1) Asserted that the meaning of the Hebrew word for “knowing” means two different things without evidence for such an assertion.

    2) Asserted some properties of God’s knowing (sometimes it’s only academic, but it’s perfect).

    3) Cast doubt on the inspiration of the original texts of Genesis by pointing to possible problems in translation of the oral tradition to the written version and using that as a possible means to escape this bible difficulty.

    What I think I see in your responses (to me and others) are tell-tale signs of presuppositions being read into the text. Claiming that God’s knowledge works this way or that way as a means to allow for two meanings of the same word in the same account of one story doesn’t convince me, the person coming to it without that belief. Genesis is it’s own document, it should stand on it’s own.

    In the same way, how do you know that God’s knowledge is perfect? That’s not in this text we are discussing. The fact that you believe God’s knowledge is perfect is not evidence for anything other the fact that it’s very easy to import one’s own biases and presuppositions that come from other parts of the bible, or perhaps from your own personal take on God, into the text.

    I would likely agree with the general idea that there are problems of translation in the bible, and in fact, the original stories. My point is that the account given, that we are discussing, when read, doesn’t make sense unless you read into it with all of these other beliefs, which also need independent support.

    I don’t find your answer to my question at all convincing.

    • tazman says:

      OK, Eric, here we go. First, I am not stating that my interpretation is the best, only that it is a possiblilty. Second, of course I am reading into the text. Everyone does, including the person who assumes “to know” has only one meaning. The question is which set of assumptions are you most comfortable with that can be justified. I would say mine are plausible, although they still have problems. Third, I thought the original question was about the justice of God’s punishment of Adam and Eve, not the veracity of the text. Fourth, Genesis is typically accepted as being compiled by Moses as the beginning of the Jewish sacred books. To think that it MUST be taken alone and insight from the rest of the Pentateuch cannot be used in order to gain any understanding is at least ill advised and often disingenuous (but I could be mistaken). As far as “cast[ing] doubt on the inspiration of the original texts”, that doesn’t even follow. If the original texts were understood by the original audience the way I’ve suggested, then there’s no problem at all. Finally, Genesis wasn’t written to convince anyone that God exists or to convert those that rejected Yahweh. It was meant to explain the origins of the Jewish people who already accepted the existence of a Creator. If the reader approaches the text as a skeptic, I don’t expect such a reader to change his view of God or Scripture based on the Genesis text alone. There are multiple reasons why the Pentateuch and the OT and the Bible as whole were compiled as they were. Your assertion that the Genesis text needs additional assumptions that come from outside the text is one of them.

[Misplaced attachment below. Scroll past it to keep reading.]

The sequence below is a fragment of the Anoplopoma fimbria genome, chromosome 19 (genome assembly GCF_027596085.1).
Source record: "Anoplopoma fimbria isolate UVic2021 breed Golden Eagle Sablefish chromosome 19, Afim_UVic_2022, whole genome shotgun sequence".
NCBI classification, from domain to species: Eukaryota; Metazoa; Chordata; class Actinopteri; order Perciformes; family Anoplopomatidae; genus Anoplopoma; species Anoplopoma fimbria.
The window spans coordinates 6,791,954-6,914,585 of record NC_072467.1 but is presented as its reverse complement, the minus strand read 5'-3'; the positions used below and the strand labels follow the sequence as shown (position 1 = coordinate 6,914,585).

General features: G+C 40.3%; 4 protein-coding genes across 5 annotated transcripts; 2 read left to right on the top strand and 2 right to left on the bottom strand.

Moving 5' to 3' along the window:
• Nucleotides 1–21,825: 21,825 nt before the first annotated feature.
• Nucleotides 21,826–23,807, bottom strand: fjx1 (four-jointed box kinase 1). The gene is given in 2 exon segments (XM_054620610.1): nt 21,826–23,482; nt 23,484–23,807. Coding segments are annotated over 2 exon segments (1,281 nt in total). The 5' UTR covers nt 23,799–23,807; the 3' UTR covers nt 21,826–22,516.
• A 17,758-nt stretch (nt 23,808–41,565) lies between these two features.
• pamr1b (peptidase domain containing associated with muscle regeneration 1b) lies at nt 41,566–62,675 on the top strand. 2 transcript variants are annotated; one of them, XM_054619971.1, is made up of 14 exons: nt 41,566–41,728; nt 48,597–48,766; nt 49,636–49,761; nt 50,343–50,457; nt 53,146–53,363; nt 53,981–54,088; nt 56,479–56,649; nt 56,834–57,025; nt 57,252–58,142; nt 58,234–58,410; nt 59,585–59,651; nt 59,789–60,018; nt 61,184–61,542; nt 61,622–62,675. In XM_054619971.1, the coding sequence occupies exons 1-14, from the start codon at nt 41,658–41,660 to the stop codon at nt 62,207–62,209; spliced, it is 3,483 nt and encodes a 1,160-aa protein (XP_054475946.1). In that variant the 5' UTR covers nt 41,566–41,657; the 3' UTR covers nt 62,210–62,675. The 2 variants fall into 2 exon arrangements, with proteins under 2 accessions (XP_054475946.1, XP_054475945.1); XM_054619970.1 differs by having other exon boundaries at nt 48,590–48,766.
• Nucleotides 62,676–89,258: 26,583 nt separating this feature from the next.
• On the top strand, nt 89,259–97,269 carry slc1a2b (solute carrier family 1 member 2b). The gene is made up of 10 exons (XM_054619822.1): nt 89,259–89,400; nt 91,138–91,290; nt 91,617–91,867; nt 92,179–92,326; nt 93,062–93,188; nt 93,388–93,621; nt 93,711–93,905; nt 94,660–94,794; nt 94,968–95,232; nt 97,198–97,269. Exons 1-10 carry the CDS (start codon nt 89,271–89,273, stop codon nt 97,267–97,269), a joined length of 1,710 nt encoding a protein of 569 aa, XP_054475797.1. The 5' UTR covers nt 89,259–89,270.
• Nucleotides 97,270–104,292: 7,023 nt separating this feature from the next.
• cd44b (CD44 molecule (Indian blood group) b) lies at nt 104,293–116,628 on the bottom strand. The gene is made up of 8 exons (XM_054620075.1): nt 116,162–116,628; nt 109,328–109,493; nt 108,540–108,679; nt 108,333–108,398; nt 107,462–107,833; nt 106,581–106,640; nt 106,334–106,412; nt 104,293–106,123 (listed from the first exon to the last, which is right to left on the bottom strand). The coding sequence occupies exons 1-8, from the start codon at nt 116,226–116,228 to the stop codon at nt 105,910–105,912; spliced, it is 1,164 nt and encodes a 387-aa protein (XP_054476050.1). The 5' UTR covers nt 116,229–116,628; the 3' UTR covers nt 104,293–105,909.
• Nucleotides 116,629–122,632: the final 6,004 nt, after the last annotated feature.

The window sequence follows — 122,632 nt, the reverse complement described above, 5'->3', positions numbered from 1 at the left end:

• DoubtingEric says:

        Fair enough. I appreciate you admitting to your bias, and I agree that I also have biases about these things, and that will inevitably affect how I understand it. But I don’t think that gives us an excuse to not examine our biases and see if they are rational. The presuppositions we carry into a new idea should not escape scrutiny. We should indentify and interrogate our prejudices and biases about everything.

        We should also strive to look at things from different angles and viewpoints. I can easily see that you would think the text means this or that based on what (I would guess) you already believe about God and the Bible. And the same can be said about me. But that should not be the end of the story.

        The presupposition I was pointing out was evidenced when you said:

        “God’s knowing in some cases is only academic (i.e. what it is to sin), but at the same time perfect.”

        You agreeing that you have presuppositions that are informing your opinion on this matter is honest, but it doesn’t allow you to still claim your presuppositions as evidence for a conclusion that you reached. The prior belief, about the nature of God’s knowing, and it’s perfection, was a device you were using to help explain why it might mean something different. I wanted some justification for the claim you were making, otherwise I don’t think it’s a useful way to get at the truth. You can find that personally convincing, but you can’t expect someone who doesn’t share your biases to agree with your conclusion.

        I wanted to point out that in order to make your interpretation seem a likely explanation, one needed to have a lot of very difficult to defend presuppositions already in operation. I think that there is a simpler explanation that explains a lot more of the data and requires very few, easily defended presuppositions. This explanation claims that the Bible is man-made, and not divinely inspired. That is to me, a likely explanation for the scriptural difficulties. But that’s not really what we are talking about, and this particular passage is a very minor example in my opinion.